How to manage financial assets amid looming inflation


The Coronavirus pandemic in 2020 culminated in the world being awash with trillions of dollars of easy money in 2020; now, these funds are going away as the world recovers from the economic effects of the virus. These funds were meant to alleviate suffering and propel the global economy into recovery.

The economic recovery was accompanied by an increase in the demand for goods and services, followed by brewing inflation as prices of foods and commodities rose.

The U.S Bureau of labour statistics reported that inflation had hit a 40-year high in December 2021. With the inflation rate at 7%, economic experts predicted rising prices might hover throughout 2022.

Rising inflation figures are catastrophic to the market because of the uncertainties it breeds. As usual, the tensions contributed to the bearish season in crypto and other markets in the latter days of 2021.

Inflation is the increase in goods and services over a particular period. Inflation comes with a loss of purchasing power if the income of consumers does not keep up.

From the consumer's perspective, people will observe that prices for the same amount of groceries have gone up; those who want to book a vacation trip will notice a price increment.

An inflation rate of 7% underpins the economic outlook facing Americans and the world. The Americans receive and save their salaries, income, and retirement earnings in U.S dollars; thus, a corresponding 7% drop in purchasing power is expected to follow the current inflation rate.

If the 2008 economic crisis has taught the world anything, it is the fact that there are possible ripple effects from any economic misadventures faced by the United States.

As inflation barks in the corner, common sense requires investors and consumers to seek ways to manage their assets.

Here, investment options investors can take to profit from inflation will be tabulated. The article will feature a host of financial decisions that investors can make.

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Top 6 ways to manage assets under inflation

Inflation presents challenges to consumers and investors because it has unpredictable effects on various asset classes.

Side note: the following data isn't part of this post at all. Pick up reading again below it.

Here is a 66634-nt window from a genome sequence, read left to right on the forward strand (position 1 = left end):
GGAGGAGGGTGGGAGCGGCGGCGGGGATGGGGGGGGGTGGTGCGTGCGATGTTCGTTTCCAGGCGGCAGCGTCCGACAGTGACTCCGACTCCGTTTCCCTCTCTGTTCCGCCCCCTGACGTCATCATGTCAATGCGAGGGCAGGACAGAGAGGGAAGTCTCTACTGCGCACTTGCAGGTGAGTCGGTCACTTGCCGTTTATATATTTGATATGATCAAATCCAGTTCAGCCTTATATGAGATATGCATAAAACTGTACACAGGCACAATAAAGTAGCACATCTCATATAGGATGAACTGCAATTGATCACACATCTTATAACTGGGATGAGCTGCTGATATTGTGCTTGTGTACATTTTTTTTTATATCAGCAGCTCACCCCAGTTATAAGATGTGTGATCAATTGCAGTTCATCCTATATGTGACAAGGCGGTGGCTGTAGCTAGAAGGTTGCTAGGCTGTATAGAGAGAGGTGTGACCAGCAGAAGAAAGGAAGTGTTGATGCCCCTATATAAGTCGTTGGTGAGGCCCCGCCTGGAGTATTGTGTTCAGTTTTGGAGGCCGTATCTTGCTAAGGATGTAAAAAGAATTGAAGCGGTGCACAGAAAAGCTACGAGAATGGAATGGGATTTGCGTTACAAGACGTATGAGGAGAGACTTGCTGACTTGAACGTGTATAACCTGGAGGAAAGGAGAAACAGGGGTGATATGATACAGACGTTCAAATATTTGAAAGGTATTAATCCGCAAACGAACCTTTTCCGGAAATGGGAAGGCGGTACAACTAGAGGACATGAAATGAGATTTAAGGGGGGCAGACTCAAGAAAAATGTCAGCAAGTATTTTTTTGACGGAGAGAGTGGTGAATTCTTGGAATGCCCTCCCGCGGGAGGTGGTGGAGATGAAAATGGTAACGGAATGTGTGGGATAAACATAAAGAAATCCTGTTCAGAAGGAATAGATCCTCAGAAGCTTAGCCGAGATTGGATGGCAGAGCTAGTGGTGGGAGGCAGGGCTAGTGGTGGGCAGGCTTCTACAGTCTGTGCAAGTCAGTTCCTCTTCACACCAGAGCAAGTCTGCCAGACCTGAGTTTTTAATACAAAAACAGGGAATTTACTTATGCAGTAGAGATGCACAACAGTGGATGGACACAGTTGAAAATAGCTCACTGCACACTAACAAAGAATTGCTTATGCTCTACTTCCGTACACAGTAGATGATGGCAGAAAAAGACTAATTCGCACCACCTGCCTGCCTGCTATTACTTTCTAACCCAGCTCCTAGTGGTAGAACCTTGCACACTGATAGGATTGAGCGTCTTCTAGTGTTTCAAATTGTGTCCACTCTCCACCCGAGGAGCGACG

Inflation affects fixed debt securities most because it devalues interest rates and principal payments. When the interest rate becomes lesser than the inflation rate, investors in the money lending business start losing money after adjusting for inflation.

The above statement is relevant when managing assets under inflation because the profit margin from inflation-hedge assets should be readjusted to reflect the inflation rate.

Thus, effective management of assets amid inflation entails investing in assets assured of rising value or cash inflow; an example is a rental property subject to rent increase as inflation increases or even an energy pipeline that charges rates on inflation surge.

A comparative study of experts' opinions that the consumers and investors can follow is shown below. Investors can use the following steps to manage assets and mitigate risks under inflation:

1. Review your portfolios

Now is the time to go back and review all financial holdings and goals. It is essential to review portfolios because most financial goals are prepared with an inflation rate of 3%, which is unsuitable for individuals who plan to retire sooner.

It is imperative to call financial advisors and urge them to develop a financial goal that reflects current realities. They should also review the portfolios to show where you are most invested.

The founder of financial lattice, Seth Mullikin, iterated that clients should have portfolios to withstand inflation. He advised that it may not be an excellent financial decision to invest a large chunk of assets in a fixed income because of safety concerns.

The end goal is to invest, review the portfolios and divest all holdings so that the returns can outpace inflation.

2. Evaluate Stocks

The inflation uncertainty might lead to stock sell-offs, but that may not be the best step to managing assets amid inflation.

Stocks have historically proven to be a good inflation hedge as their returns have kept pace with inflation. So with inflation around the horizon, it may be wise to hold on to stock portfolios or even buy more.

It is worth stating that all stocks are not equal as some perform better under inflation than others. For instance, high-paying dividend stocks tend to move downward during inflationary times.

John Scherer, a financial planner and founder of Wisconsin-based Trinity Financial Planning, advised that investing in a company's stocks during inflation makes more sense.

According to him, companies can pass the increased cost of production to consumers and still maintain their profit margin and higher stock prices. Mr Sherer then advised investors to divest portfolios by investing in stock mutual funds.